Friday, October 14, 2005

If you'll be my Dixie chicken...part II

Tyson Foods has a love/hate relationship with diversity and minorities: they love diversity, but hate minorities, as we have previously posted here and here.

Tyson's legal problems continue to grow. Like some Bizarro chess game where players join rather than retire, the current lawsuit by the Lawyer's Committee for Civil Rights has been supported by a suit from the EEOC (Equal Employment Opportunity Commission):
After complaining to Tyson Foods, Inc. about the posting of a "Whites Only" sign on one of Tyson's restrooms at its Ashland, Alabama, facility, two black employees were subjected to adverse personnel actions by Tyson management, the U.S. Equal Employment Opportunity Commission (EEOC) alleges in a discrimination lawsuit announced today.

The EEOC's suit, EEOC v. Tyson Foods, Inc., CV-05-BE-1704-E (U.S. District Court for the Northern District of Alabama), alleges that Tyson's violated Title VII of the Civil Rights Act of 1964 by discriminating against Henry Adams, Leon Walker, and other black employees, by establishing and maintaining a locked bathroom facility, which on occasion had signs posted on it stating "Out of Order" and "Whites Only". Keys to the facility were distributed to white employees only. After Mr. Adams and Mr. Walker complained of the segregated facility, management subjected them to adverse employment actions, including suspensions and disciplinary write-ups.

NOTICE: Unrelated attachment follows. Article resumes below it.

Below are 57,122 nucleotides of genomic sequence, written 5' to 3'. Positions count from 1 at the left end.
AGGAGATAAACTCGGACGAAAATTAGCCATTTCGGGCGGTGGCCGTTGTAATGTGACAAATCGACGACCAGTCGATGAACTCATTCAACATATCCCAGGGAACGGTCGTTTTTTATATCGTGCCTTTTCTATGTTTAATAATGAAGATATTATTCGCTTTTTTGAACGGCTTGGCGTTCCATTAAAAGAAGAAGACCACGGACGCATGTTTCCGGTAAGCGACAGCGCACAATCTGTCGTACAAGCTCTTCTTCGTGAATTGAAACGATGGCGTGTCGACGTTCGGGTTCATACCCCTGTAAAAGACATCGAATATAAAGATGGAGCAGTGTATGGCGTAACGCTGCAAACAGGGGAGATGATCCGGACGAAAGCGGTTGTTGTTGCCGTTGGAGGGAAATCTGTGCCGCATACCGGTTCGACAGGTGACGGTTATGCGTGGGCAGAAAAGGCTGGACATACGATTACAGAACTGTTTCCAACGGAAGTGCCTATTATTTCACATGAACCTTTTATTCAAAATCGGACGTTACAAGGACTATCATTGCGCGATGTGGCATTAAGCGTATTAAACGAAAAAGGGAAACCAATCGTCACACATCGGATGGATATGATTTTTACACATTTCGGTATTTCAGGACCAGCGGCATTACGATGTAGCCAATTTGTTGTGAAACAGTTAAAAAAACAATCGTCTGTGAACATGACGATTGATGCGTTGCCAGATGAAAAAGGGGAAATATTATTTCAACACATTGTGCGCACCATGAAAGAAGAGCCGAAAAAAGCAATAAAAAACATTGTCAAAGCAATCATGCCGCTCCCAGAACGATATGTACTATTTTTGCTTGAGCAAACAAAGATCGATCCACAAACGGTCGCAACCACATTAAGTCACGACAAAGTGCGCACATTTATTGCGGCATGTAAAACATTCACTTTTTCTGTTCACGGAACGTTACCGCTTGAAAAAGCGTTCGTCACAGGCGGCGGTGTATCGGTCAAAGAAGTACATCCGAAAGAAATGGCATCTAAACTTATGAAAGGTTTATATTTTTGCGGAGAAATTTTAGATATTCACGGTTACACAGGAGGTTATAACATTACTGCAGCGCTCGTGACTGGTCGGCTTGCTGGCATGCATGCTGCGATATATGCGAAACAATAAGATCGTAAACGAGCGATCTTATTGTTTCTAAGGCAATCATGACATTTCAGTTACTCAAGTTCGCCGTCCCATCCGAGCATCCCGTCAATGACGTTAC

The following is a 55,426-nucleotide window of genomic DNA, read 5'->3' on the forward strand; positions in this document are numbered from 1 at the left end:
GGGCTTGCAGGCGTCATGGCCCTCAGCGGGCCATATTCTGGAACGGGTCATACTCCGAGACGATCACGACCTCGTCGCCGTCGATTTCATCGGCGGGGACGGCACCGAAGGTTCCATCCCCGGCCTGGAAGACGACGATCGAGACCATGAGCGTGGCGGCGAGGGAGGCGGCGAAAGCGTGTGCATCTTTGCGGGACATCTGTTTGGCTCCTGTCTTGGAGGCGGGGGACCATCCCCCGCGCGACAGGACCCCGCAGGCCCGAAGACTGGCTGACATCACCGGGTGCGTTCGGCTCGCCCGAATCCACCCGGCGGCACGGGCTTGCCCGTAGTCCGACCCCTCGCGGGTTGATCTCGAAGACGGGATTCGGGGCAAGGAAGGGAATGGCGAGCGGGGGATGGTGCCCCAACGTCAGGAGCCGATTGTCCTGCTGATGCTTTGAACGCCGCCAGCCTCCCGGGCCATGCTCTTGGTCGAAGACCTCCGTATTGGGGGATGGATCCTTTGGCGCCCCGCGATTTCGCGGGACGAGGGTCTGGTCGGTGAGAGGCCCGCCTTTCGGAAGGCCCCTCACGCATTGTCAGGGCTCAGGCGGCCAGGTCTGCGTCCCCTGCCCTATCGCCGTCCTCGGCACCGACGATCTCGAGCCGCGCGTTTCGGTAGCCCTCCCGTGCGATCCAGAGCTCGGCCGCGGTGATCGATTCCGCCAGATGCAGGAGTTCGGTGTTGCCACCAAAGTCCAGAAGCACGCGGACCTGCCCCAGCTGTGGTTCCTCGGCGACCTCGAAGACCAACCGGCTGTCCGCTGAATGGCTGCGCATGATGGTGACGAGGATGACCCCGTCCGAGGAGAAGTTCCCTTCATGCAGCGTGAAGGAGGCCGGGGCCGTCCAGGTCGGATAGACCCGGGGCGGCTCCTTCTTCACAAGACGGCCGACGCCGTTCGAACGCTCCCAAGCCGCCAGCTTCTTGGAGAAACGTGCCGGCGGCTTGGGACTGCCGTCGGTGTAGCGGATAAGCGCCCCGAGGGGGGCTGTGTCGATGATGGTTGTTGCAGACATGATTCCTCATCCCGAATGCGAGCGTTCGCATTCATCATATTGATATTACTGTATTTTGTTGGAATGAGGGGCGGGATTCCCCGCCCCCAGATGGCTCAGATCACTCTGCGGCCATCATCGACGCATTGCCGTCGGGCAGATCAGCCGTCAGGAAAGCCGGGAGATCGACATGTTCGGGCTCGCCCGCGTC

That a federal agency, in these times of corporate laissez fare governance and oversight, has taken on this battle is telling. The EEOC seems to feel that the lawsuit has merit, and that bodes well for the plaintiffs.

Tyson, on the other hand, should start to worry. As the right-wing ideologs in power suddenly seem amateurish, craven, and, finally, criminal, the public's contempt for bad behaviour will grow. There will always be apologists for racism, as we pointed out in our last post (reverse discrimination!), but this time, Corporate America should start being good citizens, before they lose all credibility, and customers.

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